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We must question our picture of Dr. Tamkin, like many of the characters of the novel. He claims to be many things, but what is true is difficult to surmise. He claims that he is a psychiatrist, a healer, a poet, a stock market specialist, that he has tended to the Egyptian royal family and that he is, among other things, a master inventor. He is also an advocator of Reichian philosophy: he believes in juxtaposition. However, there are many truths within his lies. Perhaps also, one might come to understand his "lies" as simply stories or parables. For a man who believes in the power of juxtaposition and the force of opposites working together, a man who believes in flux and in alternative ways of looking at the world, it makes perfect sense for the reader to find truth within his lies. The paradox, itself, is a work of juxtaposition.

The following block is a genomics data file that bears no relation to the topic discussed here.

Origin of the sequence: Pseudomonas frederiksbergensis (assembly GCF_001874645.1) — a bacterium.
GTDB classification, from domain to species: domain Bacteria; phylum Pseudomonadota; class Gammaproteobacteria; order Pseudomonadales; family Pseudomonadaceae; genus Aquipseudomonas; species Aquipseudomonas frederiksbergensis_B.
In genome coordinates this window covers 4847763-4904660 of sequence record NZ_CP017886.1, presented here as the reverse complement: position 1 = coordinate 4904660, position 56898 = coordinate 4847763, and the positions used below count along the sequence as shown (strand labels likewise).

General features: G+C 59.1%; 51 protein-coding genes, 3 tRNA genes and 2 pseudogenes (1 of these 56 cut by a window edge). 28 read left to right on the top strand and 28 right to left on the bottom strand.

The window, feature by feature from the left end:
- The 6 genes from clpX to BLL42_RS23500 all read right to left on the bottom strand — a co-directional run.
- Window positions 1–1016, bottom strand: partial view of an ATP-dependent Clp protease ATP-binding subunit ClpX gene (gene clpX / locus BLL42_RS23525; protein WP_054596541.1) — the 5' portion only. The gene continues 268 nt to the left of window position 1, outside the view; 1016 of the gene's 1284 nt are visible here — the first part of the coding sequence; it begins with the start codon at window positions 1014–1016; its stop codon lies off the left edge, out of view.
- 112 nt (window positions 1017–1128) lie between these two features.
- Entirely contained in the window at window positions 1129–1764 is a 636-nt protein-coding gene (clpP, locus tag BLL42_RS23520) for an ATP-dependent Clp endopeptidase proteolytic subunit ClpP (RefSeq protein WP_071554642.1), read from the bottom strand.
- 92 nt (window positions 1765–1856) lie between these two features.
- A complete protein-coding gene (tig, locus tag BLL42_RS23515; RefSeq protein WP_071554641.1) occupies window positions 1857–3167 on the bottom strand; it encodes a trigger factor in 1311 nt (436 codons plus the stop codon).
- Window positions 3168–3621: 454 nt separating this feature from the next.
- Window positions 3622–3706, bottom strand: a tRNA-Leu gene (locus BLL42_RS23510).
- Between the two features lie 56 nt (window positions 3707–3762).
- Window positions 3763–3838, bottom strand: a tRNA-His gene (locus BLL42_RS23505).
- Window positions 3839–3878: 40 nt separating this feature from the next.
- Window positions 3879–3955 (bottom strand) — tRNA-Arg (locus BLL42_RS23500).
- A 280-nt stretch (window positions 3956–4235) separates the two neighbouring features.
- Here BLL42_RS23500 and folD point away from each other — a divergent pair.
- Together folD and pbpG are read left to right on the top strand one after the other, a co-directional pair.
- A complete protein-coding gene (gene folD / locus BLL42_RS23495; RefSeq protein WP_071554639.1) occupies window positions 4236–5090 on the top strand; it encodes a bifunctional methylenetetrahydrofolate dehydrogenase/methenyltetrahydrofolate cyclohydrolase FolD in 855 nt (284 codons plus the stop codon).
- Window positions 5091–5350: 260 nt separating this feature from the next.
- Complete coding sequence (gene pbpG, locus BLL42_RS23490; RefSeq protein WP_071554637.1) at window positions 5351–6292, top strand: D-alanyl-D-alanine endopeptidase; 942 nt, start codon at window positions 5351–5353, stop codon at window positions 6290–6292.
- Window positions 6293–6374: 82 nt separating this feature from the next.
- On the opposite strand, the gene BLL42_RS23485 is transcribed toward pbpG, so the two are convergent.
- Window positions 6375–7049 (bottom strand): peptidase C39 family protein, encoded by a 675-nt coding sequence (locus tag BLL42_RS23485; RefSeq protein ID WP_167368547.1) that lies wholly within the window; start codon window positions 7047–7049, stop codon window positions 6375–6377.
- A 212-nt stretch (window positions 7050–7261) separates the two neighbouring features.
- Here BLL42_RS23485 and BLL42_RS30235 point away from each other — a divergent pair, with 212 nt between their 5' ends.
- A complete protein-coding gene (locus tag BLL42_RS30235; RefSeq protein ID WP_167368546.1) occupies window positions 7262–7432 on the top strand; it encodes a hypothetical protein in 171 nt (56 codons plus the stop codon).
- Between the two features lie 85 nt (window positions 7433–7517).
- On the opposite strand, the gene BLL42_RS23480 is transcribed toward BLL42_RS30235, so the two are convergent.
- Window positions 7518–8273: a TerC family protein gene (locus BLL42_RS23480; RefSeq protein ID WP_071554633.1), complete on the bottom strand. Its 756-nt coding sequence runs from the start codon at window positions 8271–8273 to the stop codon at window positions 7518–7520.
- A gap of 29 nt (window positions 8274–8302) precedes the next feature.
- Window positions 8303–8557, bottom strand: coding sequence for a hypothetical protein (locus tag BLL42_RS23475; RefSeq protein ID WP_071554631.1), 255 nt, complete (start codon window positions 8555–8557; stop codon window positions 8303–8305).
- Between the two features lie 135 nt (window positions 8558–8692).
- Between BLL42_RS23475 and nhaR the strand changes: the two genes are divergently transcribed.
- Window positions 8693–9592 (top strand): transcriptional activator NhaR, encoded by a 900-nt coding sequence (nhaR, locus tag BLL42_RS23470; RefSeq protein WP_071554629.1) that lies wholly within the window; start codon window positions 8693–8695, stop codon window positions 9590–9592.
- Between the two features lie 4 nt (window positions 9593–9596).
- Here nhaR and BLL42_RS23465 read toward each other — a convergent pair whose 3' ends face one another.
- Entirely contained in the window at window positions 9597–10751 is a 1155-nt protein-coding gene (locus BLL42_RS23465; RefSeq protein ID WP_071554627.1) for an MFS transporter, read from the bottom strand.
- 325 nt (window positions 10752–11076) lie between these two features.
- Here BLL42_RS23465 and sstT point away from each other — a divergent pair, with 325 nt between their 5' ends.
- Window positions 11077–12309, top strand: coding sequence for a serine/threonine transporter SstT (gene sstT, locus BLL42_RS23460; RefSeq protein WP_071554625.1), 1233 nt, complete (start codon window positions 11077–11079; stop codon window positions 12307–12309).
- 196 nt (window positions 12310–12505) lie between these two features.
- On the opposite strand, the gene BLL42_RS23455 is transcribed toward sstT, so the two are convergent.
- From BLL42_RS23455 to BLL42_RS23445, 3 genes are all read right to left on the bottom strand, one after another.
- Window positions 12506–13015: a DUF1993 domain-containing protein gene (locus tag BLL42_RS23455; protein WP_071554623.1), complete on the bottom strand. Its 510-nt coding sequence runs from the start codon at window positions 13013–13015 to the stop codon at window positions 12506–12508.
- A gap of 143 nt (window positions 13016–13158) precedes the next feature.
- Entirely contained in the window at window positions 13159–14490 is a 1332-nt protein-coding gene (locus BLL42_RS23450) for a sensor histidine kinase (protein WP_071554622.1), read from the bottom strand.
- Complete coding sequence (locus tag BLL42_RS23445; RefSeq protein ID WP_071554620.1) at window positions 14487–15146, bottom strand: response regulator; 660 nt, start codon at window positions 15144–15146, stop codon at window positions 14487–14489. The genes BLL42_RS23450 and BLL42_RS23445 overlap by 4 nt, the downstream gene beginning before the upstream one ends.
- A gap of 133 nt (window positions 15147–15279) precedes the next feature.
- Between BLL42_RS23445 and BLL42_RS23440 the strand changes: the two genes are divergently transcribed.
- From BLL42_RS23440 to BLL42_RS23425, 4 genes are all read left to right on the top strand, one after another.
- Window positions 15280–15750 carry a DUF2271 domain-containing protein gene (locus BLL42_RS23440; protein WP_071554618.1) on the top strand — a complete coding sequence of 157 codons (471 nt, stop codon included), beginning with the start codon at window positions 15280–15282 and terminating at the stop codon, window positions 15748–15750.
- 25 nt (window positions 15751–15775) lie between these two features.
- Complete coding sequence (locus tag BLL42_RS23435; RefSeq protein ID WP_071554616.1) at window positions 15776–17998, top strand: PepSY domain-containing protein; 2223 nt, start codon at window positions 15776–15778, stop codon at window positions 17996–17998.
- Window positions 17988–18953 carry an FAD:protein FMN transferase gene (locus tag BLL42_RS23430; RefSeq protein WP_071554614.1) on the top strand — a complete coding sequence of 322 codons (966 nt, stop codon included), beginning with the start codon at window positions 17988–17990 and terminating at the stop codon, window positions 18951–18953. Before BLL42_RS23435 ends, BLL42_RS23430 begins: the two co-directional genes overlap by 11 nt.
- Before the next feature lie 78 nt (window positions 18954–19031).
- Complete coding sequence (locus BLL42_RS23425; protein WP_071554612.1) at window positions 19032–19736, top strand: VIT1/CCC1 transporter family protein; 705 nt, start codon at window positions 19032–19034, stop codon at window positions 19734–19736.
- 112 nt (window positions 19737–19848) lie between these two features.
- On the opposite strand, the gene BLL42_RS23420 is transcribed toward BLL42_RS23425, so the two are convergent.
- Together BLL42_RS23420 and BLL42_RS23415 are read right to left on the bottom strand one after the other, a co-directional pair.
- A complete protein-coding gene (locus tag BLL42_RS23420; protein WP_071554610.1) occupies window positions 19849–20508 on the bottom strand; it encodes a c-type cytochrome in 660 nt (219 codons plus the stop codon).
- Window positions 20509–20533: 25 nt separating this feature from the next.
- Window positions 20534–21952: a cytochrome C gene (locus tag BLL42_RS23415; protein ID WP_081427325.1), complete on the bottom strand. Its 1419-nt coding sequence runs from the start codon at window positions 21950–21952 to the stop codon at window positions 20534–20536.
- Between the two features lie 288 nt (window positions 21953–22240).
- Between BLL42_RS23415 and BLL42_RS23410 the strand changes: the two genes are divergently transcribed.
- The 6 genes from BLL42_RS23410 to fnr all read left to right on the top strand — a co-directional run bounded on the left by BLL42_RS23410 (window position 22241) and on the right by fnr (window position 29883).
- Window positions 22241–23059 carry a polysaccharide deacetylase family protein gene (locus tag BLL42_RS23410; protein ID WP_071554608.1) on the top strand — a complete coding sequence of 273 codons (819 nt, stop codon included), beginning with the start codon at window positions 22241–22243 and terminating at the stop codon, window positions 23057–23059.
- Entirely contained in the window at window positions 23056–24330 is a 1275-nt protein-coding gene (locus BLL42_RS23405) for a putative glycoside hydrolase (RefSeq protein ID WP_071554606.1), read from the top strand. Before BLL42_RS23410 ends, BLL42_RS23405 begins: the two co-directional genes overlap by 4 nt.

In many ways then, one might say that Dr. Tamkin is much like Bellow himself. That is to say that he is an "inventor," a teller of tales and truths, and, therefore, an authorial figure. Significantly, he also takes on the role of a surrogate father for Wilhelm, giving him advice and leading him to an eventual recognition of self.
Dr. Tamkin, whether a liar or not, is an attractive figure. This is not to say that he, along with the psychology and Romanticism he preaches, is not often the subject of Bellow's parodying force. However, it is important to disregard Tamkin, for he always practices what he preaches even if his methods are seemingly "unsound."
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